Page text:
"I'm fine, just confused as to why this place is selling the furs of animals while there is perfectly good fur on their dog."
She responded with a face full of confusion so I continued. "I think it's hypocritical to kill and skin one type of animal but turn around and coddle another. Plus it's unnecessary."
I could see in her face that she grasped what I was saying. Then she said, "you should go talk to them about it." A wave of fear rushed over me as I realized this stranger expected me to put up or shut up. "I don't know. I'm really not in the mood to get punched in the face." She offered to stand at the door for support. Again, this is a complete stranger. I told her I appreciated the offer but it wasn't needed. Then I reached for the handle and opened the door.
I was greeted by some aggressive barks from Kohl and a friendly-faced gentleman. After calming Kohl down, the gentleman gave me his attention. "Are these coats made from animals?" He replied with an emphatic yes. "What animals are they made from?" As he was answering this question, the owner entered the room. They both told me that there were coats made from different animals. "Would you happen to have any made from dogs?" They laughed and looked at me as if I'd asked the strangest question in history. "There are no coats made from dogs," the owner said in-between laughs and with a hint of derision. I turned and pointed in Kohl's direction. "Why not? He looks pretty warm."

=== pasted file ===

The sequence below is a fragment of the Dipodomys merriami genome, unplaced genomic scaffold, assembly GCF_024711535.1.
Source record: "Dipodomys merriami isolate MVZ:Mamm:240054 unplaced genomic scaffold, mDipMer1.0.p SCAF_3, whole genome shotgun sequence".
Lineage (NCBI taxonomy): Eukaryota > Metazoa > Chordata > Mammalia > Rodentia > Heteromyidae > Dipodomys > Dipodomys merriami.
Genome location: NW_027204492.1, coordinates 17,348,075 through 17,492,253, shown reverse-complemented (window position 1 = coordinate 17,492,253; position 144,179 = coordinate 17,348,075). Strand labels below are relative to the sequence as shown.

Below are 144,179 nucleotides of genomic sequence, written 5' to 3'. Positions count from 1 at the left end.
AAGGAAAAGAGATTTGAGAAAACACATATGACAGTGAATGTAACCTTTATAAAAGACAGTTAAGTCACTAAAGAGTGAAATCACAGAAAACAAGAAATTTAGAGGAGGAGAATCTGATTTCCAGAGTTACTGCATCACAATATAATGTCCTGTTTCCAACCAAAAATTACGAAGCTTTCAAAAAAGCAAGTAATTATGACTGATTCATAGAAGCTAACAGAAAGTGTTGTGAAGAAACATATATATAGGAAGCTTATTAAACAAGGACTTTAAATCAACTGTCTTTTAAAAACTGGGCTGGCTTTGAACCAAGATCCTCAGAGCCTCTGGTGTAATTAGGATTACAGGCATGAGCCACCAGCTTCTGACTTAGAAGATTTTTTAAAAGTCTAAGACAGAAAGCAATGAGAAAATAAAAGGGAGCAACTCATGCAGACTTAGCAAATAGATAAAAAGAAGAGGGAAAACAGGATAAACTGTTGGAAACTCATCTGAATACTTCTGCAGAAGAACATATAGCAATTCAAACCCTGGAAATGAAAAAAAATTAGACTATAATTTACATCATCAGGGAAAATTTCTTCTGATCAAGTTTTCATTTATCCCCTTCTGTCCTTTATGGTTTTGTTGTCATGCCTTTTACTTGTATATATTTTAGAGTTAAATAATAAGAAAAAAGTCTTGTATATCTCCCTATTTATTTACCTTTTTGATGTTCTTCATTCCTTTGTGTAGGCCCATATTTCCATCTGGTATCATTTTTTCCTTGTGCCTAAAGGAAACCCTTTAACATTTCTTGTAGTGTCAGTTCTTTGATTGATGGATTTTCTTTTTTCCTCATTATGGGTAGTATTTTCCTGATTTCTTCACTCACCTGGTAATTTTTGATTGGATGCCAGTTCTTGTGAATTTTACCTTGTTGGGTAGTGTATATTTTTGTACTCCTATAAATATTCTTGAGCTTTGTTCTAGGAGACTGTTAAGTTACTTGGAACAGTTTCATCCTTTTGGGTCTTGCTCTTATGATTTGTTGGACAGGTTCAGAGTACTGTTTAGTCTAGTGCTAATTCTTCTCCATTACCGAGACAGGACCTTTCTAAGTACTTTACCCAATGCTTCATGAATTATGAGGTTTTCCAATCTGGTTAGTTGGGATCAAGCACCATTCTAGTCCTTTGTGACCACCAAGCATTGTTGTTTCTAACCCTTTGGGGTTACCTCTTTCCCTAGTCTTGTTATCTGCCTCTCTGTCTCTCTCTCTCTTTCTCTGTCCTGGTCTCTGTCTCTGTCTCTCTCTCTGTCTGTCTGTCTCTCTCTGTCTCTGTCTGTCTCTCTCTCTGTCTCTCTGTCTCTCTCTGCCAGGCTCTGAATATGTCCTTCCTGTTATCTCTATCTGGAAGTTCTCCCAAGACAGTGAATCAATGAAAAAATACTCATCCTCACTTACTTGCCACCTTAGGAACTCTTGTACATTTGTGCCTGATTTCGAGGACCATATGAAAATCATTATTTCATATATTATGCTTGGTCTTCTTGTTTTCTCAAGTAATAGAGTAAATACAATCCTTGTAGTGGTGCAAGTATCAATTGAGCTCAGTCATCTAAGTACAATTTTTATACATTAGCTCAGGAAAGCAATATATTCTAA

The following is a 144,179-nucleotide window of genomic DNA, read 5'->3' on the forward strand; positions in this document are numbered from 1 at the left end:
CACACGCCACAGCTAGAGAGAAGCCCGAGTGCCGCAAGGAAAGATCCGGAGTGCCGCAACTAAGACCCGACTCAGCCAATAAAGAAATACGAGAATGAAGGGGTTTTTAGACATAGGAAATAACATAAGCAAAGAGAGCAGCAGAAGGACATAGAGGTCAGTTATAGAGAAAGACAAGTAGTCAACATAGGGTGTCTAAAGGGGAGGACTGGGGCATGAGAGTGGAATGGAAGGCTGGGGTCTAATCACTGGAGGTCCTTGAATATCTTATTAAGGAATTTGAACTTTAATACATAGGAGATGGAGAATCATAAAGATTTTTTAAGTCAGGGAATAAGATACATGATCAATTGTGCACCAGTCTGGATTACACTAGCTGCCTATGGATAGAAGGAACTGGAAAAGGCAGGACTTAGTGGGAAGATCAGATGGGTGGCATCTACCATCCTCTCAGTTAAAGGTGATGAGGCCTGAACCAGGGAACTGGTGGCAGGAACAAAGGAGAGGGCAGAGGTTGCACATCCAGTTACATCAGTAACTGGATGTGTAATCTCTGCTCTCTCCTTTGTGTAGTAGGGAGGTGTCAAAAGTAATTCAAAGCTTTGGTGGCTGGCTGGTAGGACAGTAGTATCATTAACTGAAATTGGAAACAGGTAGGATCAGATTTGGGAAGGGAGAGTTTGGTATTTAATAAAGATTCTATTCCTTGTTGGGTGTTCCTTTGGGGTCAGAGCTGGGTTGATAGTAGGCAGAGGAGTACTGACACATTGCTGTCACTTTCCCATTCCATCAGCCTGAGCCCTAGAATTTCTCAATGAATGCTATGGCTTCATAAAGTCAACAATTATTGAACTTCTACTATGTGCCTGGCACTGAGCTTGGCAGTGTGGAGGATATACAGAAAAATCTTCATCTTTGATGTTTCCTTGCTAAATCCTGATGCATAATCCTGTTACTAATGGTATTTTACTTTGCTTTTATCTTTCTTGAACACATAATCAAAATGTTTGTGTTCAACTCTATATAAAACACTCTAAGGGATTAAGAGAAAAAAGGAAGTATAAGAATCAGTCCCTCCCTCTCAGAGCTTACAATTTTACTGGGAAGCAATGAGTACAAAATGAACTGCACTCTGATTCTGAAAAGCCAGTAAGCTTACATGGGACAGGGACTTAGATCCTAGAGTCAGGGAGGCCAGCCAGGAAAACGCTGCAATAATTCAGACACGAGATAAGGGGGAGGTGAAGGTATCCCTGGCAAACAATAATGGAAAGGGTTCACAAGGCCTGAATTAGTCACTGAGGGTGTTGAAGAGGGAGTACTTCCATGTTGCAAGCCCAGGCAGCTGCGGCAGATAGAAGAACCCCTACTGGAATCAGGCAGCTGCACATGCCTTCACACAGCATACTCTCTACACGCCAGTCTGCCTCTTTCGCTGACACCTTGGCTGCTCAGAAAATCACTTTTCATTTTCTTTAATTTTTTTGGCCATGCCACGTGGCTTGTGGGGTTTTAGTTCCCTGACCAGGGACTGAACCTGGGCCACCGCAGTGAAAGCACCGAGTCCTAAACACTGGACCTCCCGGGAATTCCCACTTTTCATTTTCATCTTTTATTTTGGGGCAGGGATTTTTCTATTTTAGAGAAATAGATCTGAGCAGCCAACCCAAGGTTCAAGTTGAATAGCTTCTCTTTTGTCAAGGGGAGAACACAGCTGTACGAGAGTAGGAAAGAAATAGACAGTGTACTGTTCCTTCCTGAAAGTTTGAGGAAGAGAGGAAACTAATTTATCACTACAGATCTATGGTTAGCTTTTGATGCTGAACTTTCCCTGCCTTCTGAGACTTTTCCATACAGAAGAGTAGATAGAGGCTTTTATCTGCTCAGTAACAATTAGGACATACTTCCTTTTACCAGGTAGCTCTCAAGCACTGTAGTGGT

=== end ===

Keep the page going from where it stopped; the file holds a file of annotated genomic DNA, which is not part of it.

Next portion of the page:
Their laughing abruptly stopped when they saw that I wasn't kidding.The owner was incensed and said, "Leave dog alone! You have to go now!" I told him I would leave Kohl alone but that we should leave mink, foxes, and other animals alone. I told him that Kohl seems to value his life and fur, just like the animals whose bodies were hanging in the store.
The salesman tried to add his own thoughts to the discussion but he was quickly shut down with a "shut up" from the owner. At this point the owner was on the phone with what may have been the police so I left with, "If you don't want Kohl to become a coat or a pair of boots or a sandwich, you shouldn't want it to happen to another living, feeling creature."
When I got outside, the same woman was waiting. She congratulated me and asked if I felt better. "Eh a bit. Thanks for your help. I appreciate it." She told me it was nothing, smiled, and we parted. As with most cases of speaking up for animals, I was left hoping that I had planted a few seeds that would take root.